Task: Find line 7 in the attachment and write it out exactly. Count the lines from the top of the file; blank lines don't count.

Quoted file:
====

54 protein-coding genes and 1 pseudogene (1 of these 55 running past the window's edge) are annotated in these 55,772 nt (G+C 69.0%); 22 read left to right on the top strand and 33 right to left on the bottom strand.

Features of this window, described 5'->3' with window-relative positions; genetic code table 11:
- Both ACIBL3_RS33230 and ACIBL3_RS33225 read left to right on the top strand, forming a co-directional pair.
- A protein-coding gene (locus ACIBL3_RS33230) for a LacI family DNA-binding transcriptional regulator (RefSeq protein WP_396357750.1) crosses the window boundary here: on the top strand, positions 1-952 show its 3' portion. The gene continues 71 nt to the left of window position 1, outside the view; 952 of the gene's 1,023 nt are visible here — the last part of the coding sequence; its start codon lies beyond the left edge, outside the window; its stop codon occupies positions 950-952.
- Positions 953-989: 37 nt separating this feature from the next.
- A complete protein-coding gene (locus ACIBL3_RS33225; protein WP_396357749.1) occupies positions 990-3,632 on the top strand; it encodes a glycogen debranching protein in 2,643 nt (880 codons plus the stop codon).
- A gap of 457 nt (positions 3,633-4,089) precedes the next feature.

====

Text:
- A gap of 457 nt (positions 3,633-4,089) precedes the next feature.